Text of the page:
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If you didn't get to the Masters Olympia show in 2002, the next best thing is to catch it on DVD. Fortunately, Lou Stiefel videotaped it and Wayne Gallasch has done his usual fine job of overseeing the tape's production. It's a Gallasch affair, with son Sean editing a weekend of events down to a trim two hours, and wife Tina handling the handsome full-color video box cover.
Since I did a report on the contest, I'll just cover what the tape reveals about the show. The camera is stationary, but sometimes moves in for closeups of competitors onstage, tracking back and forth as they move around, or as lineups shift. Since the filming is continuous, we don't get TV-style camera angles spliced together in a way that interrupts the flow of what's going on. Sean Gallasch has just deleted the downtime between onstage events, and done a selection of the prejudging lineups. Virtually all of the evening show is on the tape.
The first 44 minutes offer generous excerpts from the three prejudging rounds. Juan Márquez appears only on this part of the tape, since he dropped out due to injury before the finals. He was impressive, especially in the chest, so it's nice to get a look at what he brought to the contest.
For anyone who cares about the outcome of a bodybuilding contest, prejudging is often the most exciting time of the show -- it's when the ranking is done, and competitors battle for the judges' attention. At one point or another everyone onstage appears in the comparison lineups; however, emphasis is on the ones who made the top six. If you want to play judge and decide yourself who should have won, you'll get plenty of shots of Youngblood, Taylor and Paulsen battling it out with each other. The tape offers ample evidence that each one of them was at the top of his game. These are the top masters-level pros in the world, so I don't envy the judges their job.
Besides stage lineups, other dynamics of the contest came clear in the prejudging section. As the head IFBB judge called out positions to assume, some audience members coached the competitors with extensive directions, often in a language other than English. The international flavor of the event emerged in the mix of languages used; T'Hooft, for instance, while representing France, was being coached in German. Besides the audience, the interaction of the bodybuilders on the risers behind the lineup is interesting to watch. Some of the men watch the the lineup; others focus on themselves; still others chat with their nearby competitors or the stage manager, who was walking around toweling off their sweat. (Youngblood must have gone through several towels alone.) The disappointment on some men's faces was clear, as their callouts placed them out of the serious competition. It's odd that the risers placed the ones with less status higher than those in the callouts; the closer you were to the floor here, the better. The men on the risers were in partial shadow, some being little more than silhouettes during the proceedings.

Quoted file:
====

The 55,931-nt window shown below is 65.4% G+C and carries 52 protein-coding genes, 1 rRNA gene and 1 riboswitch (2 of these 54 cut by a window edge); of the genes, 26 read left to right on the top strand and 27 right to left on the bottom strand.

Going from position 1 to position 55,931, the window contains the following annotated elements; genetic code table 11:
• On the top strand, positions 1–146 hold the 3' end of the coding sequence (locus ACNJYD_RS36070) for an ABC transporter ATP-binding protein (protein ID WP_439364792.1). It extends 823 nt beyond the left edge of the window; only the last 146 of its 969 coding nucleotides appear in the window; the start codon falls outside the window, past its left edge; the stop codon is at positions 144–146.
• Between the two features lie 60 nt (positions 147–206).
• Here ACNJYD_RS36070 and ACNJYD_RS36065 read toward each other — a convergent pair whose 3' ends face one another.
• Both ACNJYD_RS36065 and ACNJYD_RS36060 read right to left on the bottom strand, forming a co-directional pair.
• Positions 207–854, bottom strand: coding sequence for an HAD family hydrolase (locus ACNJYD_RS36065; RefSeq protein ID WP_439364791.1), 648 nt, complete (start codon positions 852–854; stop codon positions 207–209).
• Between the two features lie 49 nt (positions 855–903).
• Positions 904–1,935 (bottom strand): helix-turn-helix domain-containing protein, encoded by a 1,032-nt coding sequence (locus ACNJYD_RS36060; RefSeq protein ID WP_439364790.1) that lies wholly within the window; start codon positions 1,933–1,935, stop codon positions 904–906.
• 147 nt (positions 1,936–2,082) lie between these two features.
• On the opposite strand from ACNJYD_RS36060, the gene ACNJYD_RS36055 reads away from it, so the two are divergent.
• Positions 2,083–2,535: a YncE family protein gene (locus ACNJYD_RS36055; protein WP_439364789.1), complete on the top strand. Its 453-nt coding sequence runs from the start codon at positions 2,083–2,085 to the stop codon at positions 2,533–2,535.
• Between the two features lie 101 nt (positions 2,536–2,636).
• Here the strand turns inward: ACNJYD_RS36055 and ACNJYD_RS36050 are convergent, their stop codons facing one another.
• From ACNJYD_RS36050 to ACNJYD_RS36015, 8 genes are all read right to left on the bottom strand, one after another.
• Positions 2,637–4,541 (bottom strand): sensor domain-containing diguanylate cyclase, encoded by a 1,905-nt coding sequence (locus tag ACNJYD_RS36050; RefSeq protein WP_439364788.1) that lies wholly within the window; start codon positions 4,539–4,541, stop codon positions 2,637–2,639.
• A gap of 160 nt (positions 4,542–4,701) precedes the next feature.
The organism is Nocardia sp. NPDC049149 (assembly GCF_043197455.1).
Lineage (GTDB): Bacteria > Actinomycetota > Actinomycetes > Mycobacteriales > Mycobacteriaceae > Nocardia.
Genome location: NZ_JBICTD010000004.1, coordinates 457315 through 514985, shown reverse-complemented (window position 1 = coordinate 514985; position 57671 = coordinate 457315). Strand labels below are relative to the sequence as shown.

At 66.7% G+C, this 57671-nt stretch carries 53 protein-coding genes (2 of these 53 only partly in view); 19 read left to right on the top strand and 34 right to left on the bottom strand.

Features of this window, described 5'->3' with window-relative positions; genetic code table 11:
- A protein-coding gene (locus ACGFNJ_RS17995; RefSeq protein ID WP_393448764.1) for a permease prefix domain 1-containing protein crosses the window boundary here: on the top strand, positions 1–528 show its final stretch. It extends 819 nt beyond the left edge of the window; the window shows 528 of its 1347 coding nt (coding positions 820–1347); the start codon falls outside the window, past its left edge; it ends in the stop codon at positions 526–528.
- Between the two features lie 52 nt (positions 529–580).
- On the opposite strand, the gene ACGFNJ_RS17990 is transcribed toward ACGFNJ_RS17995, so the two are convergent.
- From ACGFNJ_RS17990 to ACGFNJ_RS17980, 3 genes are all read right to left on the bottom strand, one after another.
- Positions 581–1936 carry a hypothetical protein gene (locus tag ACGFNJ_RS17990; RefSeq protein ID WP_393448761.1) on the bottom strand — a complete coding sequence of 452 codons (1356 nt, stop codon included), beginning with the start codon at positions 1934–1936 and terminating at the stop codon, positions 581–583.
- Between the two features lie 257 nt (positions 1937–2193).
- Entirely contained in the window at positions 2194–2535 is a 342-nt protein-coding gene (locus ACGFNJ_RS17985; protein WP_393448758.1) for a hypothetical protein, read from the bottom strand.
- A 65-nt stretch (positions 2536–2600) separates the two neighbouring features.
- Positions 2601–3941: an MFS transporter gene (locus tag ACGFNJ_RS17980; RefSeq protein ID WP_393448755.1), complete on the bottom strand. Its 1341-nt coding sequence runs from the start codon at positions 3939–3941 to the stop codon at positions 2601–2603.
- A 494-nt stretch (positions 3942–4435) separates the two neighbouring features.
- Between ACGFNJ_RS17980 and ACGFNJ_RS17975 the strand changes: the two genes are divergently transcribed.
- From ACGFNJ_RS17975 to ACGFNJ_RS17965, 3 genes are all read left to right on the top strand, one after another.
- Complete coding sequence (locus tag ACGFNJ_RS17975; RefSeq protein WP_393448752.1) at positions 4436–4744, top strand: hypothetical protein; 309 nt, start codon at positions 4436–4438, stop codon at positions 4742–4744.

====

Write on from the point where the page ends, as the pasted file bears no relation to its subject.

After prejudging, the evening show immediately began with the first stage presentation. I've described the competitors and their routines in my contest report, but I'll note some things beyond that. Posing in this contest ran the gamut from perfunctory to brilliantly artistic. The best posers onstage -- Apperson, Conrad, Hawk, Graneheim, Hnatyschak, T'Hooft, Youngblood, Delczeg, and Giurgi -- contrasted to those with weaker routines. Some had much more complex use of music and sound effects than others, and more complex didn't always add up to better. Palumbo's and Kemp's routines were too long; Taylor's and Frydrych's were over determined by their music. Paulsen, who looked terrific during prejudging, had a standard presentation that didn't help him any. Brown looked miserable posing to "The Impossible Dream." Baccianini's "I'm not your boy toy" shtick was the one he's used before, and has become a bit stale -- especially since it's an outrageous gimmick. Youngblood's gimmicks were all new, and blew the top off the place.
About an hour of the tape is given over to the individual routines of the competitors. In the last ten minutes we get the awards, shorn of the inevitable time delays necessary for judges to calculate scores. The trophy and medallion for over-50 winner went to Frydrych, who looked thrilled to win it. He knelt and gave thanks before leaving stage. Cironte's over-60 award was more expected (it's his fourth). Then the tape jumped to the "top six posedown," during which the head judge asked Taylor to move next to Youngblood in the lineup. When a front double bicep pose was called, Taylor waited till Youngblood hit his and shook his head as if to say, "You call that a bicep pose?" before hitting his own. Such psych-out tactics work if you have charisma, but Taylor didn't -- and it made him look bad. After the final posedown, the awards went out. Fifth place was awarded first, to Duffy. Hawk was a popular fourth. Paulsen's third place got booed. Hnatyschak was about to leave the stage, but MC Tim Wilkins announced him as tied for fifth, and sometime during the other awards he got his trophy. Taylor looked stunned to get second place -- he didn't expect it -- but he congratulated Youngblood like a gentleman. Then Youngblood was standing onstage alone, grinning in the spotlight of bodybuilding history.
This is a great tape of a great contest -- one that I thought set a new standard in pro masters bodybuilding competition. Watch it yourself, and see if you agree.
Mike Emery December 2002